Multipath Issues in Unicast and Multicast Next-Hop Selection
RFC 2991

Document Type RFC - Informational (November 2000; No errata)
Was draft-thaler-multipath (individual)
Last updated 2013-03-02
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Network Working Group                                           D. Thaler
Request for Comments: 2991                                      Microsoft
Category: Informational                                          C. Hopps
                                                     NextHop Technologies
                                                            November 2000

      Multipath Issues in Unicast and Multicast Next-Hop Selection

Status of this Memo

   This memo provides information for the Internet community.  It does
   not specify an Internet standard of any kind.  Distribution of this
   memo is unlimited.

Copyright Notice

   Copyright (C) The Internet Society (2000).  All Rights Reserved.

Abstract

   Various routing protocols, including Open Shortest Path First (OSPF)
   and Intermediate System to Intermediate System (ISIS), explicitly
   allow "Equal-Cost Multipath" (ECMP) routing.  Some router
   implementations also allow equal-cost multipath usage with RIP and
   other routing protocols.  The effect of multipath routing on a
   forwarder is that the forwarder potentially has several next-hops for
   any given destination and must use some method to choose which next-
   hop should be used for a given data packet.

1.  Introduction

   Various routing protocols, including OSPF and ISIS, explicitly allow
   "Equal-Cost Multipath" routing.  Some router implementations also
   allow equal-cost multipath usage with RIP and other routing
   protocols.  Using equal-cost multipath means that if multiple equal-
   cost routes to the same destination exist, they can be discovered and
   used to provide load balancing among redundant paths.

   The effect of multipath routing on a forwarder is that the forwarder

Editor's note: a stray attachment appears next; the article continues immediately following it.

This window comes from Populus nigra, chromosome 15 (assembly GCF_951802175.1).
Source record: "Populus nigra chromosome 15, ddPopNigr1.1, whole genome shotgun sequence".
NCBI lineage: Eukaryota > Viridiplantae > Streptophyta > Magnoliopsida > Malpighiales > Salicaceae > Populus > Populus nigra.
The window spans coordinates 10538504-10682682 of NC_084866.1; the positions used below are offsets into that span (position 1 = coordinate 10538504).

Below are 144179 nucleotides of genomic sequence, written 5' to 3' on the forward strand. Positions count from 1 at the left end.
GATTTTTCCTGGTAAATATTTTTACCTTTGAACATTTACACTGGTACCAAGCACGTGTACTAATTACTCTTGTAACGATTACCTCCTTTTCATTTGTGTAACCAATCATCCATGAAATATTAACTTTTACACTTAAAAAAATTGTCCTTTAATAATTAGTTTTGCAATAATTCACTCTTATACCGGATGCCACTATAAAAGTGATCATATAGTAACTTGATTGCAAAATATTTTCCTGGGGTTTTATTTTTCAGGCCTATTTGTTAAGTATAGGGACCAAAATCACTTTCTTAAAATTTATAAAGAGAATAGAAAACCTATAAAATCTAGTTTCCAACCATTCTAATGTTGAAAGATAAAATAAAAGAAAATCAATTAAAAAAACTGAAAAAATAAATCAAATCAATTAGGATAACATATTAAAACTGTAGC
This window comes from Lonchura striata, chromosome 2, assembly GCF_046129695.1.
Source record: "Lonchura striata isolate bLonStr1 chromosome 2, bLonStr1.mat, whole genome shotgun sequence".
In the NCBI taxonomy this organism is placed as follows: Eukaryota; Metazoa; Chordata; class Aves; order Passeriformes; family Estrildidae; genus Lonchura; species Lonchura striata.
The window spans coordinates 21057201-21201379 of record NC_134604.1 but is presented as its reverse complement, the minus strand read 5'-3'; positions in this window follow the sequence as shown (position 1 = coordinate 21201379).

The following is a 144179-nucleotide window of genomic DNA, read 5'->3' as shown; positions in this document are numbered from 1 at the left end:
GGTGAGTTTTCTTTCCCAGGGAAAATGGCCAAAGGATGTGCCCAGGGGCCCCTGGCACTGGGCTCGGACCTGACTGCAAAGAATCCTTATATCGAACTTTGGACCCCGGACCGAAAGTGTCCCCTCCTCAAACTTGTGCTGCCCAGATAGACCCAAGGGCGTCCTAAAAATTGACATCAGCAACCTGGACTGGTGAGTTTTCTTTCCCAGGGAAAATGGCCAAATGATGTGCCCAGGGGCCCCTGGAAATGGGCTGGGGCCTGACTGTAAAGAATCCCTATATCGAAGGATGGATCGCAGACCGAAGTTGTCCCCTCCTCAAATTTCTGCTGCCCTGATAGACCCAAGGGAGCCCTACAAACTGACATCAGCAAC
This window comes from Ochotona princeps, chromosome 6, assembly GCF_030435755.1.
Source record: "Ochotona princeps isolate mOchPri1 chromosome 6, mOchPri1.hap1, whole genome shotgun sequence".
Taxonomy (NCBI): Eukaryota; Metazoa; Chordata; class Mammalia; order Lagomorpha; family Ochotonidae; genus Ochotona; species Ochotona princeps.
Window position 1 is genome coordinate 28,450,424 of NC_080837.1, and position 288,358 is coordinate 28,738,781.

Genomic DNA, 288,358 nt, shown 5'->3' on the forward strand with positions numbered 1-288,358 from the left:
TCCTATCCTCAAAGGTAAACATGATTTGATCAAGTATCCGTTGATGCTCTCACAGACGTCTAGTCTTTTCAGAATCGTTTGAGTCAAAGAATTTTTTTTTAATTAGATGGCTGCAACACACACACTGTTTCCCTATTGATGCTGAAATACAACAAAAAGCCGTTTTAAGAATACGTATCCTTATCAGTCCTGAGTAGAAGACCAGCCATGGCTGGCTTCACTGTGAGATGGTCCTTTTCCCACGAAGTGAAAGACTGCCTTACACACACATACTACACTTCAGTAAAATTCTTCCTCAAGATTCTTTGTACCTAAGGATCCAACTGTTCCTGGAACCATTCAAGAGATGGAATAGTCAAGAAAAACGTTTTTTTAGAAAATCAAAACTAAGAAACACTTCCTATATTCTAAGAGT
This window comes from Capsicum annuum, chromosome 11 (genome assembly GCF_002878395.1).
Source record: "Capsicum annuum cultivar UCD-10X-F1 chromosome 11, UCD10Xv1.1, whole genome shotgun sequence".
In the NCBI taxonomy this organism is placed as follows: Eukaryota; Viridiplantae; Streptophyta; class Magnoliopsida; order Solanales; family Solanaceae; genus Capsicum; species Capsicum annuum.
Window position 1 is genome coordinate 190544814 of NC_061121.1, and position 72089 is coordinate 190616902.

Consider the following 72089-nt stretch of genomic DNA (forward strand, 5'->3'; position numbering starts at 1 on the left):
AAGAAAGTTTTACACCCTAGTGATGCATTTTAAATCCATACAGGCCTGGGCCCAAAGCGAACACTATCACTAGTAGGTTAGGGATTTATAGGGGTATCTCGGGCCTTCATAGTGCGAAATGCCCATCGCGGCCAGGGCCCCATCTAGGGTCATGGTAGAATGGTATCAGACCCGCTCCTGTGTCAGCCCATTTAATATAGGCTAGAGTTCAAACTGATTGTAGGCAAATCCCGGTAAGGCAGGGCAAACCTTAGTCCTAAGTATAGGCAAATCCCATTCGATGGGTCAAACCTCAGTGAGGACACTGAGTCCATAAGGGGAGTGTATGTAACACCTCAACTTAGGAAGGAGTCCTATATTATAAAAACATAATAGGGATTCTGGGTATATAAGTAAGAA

potentially has several next-hops for any given destination and must
   use some method to choose which next-hop should be used for a given
   data packet.  This memo summarizes current practices, problems, and
   solutions.

Thaler & Hopps               Informational                      [Page 1]
RFC 2991                    Multipath Issues               November 2000

2.  Concerns

   Several router implementations allow multipath forwarding.  This is
   sometimes done naively via round-robin, where each packet matching a
   given destination route is forwarded using the subsequent next-hop,
   in a round-robin fashion.  This does provide a form of load
   balancing, but there are several problems with approaches such as
   round-robin or random:

   Variable Path MTU
         Since each of the redundant paths may have a different MTU,
         this means that the overall path MTU can change on a packet-
         by-packet basis, negating the usefulness of path MTU discovery.

   Variable Latencies
         Since each of the redundant paths may have a different latency
         involved, having packets take separate paths can cause packets
         to always arrive out of order, increasing delivery latency and
         buffering requirements.

         Packet reordering causes TCP to believe that loss has taken
         place when packets with higher sequence numbers arrive before
         an earlier one.  When three or more packets are received before
         a "late" packet, TCP enters a mode called "fast-retransmit" [6]
         which consumes extra bandwidth (which could potentially cause
         more loss, decreasing throughput) as it attempts to
         unnecessarily retransmit the delayed packet(s).  Hence,
         reordering can be detrimental to network performance.

   Debugging
         Common debugging utilities such as ping and traceroute are much
         less reliable in the presence of multiple paths and may even
         present completely wrong results.

   In multicast routing, the problem with multiple paths is that
   multicast routing protocols prevent loops and duplicates by
   constructing a single tree to all receivers of the same group
   address.  Multicast routing protocols deployed today (DVMRP, PIM-DM,
   PIM-SM) [2] construct shortest-path trees rooted at either the
   source, or another router known as a Core or Rendezvous Point.
   Hence, the way they ensure that duplicates will not arise is that a
   given tree must use only a single next-hop towards the root of the
   tree.

Thaler & Hopps               Informational                      [Page 2]
RFC 2991                    Multipath Issues               November 2000

3.  Requirements

   In the remainder of this document, we will use the term "flow" to
   represent the granularity at which the router keeps state (if at all)
   for classes of traffic.  The exact definition of a flow may depend on
   the actual implementation.  For example, a flow might be identified
   solely by destination address, or it might be identified by (source
   address, destination address, protocol id) triplet.  Hence "flow" is
   not necessarily synonymous with the term "microflow" as used in RFC
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